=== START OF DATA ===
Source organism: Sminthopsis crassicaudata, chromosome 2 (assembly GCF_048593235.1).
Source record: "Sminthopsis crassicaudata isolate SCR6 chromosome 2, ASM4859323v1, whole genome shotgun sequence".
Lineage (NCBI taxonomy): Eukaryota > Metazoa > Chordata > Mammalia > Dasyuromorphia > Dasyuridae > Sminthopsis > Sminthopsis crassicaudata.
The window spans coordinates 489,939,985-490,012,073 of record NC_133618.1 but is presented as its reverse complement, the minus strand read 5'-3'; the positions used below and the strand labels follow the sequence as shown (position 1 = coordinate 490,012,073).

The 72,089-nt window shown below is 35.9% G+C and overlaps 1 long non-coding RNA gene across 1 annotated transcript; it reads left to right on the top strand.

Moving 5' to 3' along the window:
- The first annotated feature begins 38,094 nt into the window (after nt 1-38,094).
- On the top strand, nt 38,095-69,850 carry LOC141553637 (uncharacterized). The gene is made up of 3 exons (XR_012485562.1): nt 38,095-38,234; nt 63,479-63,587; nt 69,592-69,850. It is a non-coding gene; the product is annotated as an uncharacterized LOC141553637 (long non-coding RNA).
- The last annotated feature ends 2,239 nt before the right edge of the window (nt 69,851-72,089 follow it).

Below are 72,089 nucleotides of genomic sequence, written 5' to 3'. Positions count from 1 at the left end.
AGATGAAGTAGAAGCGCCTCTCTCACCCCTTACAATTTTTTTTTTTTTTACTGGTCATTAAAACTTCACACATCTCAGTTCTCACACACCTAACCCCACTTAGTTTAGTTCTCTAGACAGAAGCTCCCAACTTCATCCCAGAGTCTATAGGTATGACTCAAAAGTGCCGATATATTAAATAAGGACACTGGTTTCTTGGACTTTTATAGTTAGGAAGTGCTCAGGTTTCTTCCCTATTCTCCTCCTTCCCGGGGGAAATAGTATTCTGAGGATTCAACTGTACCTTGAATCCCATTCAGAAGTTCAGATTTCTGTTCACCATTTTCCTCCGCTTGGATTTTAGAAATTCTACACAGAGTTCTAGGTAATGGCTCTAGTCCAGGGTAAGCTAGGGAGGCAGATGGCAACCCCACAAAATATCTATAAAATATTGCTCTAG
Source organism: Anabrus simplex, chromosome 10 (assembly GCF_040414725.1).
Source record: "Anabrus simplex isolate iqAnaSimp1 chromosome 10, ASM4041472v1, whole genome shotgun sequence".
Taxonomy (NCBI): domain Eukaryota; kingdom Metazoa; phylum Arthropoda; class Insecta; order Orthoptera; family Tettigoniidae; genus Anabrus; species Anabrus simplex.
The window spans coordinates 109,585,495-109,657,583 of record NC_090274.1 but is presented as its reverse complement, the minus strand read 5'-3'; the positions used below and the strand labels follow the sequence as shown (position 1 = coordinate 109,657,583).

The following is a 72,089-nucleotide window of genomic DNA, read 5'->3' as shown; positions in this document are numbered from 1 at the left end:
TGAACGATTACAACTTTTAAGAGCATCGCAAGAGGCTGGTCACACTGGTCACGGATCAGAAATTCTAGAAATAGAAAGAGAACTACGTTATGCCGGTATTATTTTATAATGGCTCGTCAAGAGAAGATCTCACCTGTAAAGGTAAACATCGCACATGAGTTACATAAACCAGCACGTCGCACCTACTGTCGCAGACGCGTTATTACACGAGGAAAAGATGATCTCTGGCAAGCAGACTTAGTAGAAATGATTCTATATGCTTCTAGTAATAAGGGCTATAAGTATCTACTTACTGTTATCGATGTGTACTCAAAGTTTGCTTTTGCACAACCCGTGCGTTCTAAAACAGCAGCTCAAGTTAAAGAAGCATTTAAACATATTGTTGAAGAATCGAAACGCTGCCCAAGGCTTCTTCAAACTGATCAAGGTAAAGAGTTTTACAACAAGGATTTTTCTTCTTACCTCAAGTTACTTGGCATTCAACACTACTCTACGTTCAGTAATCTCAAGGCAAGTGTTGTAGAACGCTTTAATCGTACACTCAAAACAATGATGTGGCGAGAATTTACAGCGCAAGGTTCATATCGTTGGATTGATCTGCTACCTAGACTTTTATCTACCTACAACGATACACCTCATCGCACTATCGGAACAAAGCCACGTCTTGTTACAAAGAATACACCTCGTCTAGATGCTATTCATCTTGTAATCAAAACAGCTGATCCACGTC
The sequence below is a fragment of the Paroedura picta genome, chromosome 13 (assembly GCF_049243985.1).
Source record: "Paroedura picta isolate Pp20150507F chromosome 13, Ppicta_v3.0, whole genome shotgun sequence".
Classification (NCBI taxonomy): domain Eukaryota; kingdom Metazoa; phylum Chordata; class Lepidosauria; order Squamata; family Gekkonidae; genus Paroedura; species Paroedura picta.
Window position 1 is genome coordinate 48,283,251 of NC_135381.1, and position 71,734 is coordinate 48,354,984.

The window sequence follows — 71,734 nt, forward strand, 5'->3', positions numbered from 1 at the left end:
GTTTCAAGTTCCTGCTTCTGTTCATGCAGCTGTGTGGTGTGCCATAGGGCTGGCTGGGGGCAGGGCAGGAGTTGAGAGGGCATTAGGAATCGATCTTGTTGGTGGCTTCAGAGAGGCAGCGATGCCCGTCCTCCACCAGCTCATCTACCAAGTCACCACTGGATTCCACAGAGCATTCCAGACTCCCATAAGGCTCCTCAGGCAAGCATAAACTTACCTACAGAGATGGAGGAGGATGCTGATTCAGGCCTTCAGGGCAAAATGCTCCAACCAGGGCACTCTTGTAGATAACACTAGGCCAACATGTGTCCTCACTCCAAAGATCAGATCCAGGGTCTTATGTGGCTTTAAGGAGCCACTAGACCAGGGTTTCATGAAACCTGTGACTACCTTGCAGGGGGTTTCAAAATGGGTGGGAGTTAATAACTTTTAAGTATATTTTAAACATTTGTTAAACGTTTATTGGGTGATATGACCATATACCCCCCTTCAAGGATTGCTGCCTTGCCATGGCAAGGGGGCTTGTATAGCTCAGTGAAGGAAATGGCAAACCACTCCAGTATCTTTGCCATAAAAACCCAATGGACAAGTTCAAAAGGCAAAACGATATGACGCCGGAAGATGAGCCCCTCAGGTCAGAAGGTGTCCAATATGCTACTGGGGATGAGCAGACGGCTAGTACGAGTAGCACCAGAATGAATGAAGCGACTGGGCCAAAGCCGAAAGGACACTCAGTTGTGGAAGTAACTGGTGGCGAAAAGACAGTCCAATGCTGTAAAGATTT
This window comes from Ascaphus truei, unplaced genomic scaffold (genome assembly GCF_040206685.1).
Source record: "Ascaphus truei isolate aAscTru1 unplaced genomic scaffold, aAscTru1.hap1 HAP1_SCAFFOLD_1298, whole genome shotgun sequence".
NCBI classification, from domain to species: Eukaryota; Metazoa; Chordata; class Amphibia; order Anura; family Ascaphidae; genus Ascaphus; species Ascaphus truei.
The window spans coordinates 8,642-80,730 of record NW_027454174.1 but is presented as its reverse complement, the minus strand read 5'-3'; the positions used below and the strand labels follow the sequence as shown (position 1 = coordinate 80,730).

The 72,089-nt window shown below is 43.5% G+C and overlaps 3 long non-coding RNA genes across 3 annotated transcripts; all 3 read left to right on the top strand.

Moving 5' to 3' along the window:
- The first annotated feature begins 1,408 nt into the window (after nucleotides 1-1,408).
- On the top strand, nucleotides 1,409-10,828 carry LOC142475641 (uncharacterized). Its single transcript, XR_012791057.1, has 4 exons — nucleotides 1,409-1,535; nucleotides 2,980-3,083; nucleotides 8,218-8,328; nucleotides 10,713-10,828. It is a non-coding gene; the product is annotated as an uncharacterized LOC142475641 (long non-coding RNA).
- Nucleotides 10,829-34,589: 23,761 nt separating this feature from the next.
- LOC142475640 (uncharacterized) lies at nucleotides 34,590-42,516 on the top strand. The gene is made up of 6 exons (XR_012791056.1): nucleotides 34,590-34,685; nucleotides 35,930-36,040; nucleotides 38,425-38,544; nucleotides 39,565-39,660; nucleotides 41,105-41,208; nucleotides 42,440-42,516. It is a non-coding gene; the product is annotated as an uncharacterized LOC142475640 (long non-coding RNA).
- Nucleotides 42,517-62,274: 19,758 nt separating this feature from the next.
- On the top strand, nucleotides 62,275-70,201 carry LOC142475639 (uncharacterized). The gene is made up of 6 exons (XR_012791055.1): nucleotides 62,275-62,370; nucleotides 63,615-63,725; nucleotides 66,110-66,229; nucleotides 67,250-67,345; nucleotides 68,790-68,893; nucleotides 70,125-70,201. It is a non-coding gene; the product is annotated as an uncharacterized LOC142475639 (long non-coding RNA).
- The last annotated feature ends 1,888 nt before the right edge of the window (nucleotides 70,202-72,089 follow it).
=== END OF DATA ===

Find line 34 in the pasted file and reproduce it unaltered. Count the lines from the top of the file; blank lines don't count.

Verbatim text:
- Nucleotides 42,517-62,274: 19,758 nt separating this feature from the next.